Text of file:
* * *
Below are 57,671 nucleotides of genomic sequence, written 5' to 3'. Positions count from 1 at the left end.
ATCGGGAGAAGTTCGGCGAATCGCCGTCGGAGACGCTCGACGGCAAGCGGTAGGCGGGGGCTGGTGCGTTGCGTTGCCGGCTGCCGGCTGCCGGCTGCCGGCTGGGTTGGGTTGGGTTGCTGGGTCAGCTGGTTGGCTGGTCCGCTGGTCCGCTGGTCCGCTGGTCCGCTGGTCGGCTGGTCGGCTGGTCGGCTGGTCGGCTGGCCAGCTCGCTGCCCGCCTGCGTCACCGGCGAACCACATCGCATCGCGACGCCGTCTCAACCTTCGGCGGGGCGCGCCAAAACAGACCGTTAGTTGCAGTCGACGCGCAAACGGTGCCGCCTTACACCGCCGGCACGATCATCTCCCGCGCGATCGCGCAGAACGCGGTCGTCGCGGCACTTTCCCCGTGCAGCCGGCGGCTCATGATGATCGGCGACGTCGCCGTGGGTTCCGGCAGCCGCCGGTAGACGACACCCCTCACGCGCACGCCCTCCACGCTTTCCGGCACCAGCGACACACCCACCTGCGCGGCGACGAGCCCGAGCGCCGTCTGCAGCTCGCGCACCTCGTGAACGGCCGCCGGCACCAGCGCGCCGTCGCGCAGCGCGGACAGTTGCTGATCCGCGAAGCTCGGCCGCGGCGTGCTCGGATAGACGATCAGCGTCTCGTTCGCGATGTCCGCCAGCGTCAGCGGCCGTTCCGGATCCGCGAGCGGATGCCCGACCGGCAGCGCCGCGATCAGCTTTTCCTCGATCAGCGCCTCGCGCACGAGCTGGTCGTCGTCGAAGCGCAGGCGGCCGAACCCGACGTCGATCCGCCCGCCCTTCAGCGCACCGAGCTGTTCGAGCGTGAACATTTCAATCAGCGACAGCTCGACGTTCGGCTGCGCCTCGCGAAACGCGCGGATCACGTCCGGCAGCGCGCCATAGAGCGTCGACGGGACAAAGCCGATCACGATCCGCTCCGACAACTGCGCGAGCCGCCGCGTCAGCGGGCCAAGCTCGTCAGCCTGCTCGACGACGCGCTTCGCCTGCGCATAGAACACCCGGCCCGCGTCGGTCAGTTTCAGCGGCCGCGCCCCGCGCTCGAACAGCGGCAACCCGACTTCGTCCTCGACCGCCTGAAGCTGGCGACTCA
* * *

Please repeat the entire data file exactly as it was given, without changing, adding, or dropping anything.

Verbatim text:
Below are 57,671 nucleotides of genomic sequence, written 5' to 3'. Positions count from 1 at the left end.
ATCGGGAGAAGTTCGGCGAATCGCCGTCGGAGACGCTCGACGGCAAGCGGTAGGCGGGGGCTGGTGCGTTGCGTTGCCGGCTGCCGGCTGCCGGCTGCCGGCTGGGTTGGGTTGGGTTGCTGGGTCAGCTGGTTGGCTGGTCCGCTGGTCCGCTGGTCCGCTGGTCCGCTGGTCGGCTGGTCGGCTGGTCGGCTGGTCGGCTGGCCAGCTCGCTGCCCGCCTGCGTCACCGGCGAACCACATCGCATCGCGACGCCGTCTCAACCTTCGGCGGGGCGCGCCAAAACAGACCGTTAGTTGCAGTCGACGCGCAAACGGTGCCGCCTTACACCGCCGGCACGATCATCTCCCGCGCGATCGCGCAGAACGCGGTCGTCGCGGCACTTTCCCCGTGCAGCCGGCGGCTCATGATGATCGGCGACGTCGCCGTGGGTTCCGGCAGCCGCCGGTAGACGACACCCCTCACGCGCACGCCCTCCACGCTTTCCGGCACCAGCGACACACCCACCTGCGCGGCGACGAGCCCGAGCGCCGTCTGCAGCTCGCGCACCTCGTGAACGGCCGCCGGCACCAGCGCGCCGTCGCGCAGCGCGGACAGTTGCTGATCCGCGAAGCTCGGCCGCGGCGTGCTCGGATAGACGATCAGCGTCTCGTTCGCGATGTCCGCCAGCGTCAGCGGCCGTTCCGGATCCGCGAGCGGATGCCCGACCGGCAGCGCCGCGATCAGCTTTTCCTCGATCAGCGCCTCGCGCACGAGCTGGTCGTCGTCGAAGCGCAGGCGGCCGAACCCGACGTCGATCCGCCCGCCCTTCAGCGCACCGAGCTGTTCGAGCGTGAACATTTCAATCAGCGACAGCTCGACGTTCGGCTGCGCCTCGCGAAACGCGCGGATCACGTCCGGCAGCGCGCCATAGAGCGTCGACGGGACAAAGCCGATCACGATCCGCTCCGACAACTGCGCGAGCCGCCGCGTCAGCGGGCCAAGCTCGTCAGCCTGCTCGACGACGCGCTTCGCCTGCGCATAGAACACCCGGCCCGCGTCGGTCAGTTTCAGCGGCCGCGCCCCGCGCTCGAACAGCGGCAACCCGACTTCGTCCTCGACCGCCTGAAGCTGGCGACTCA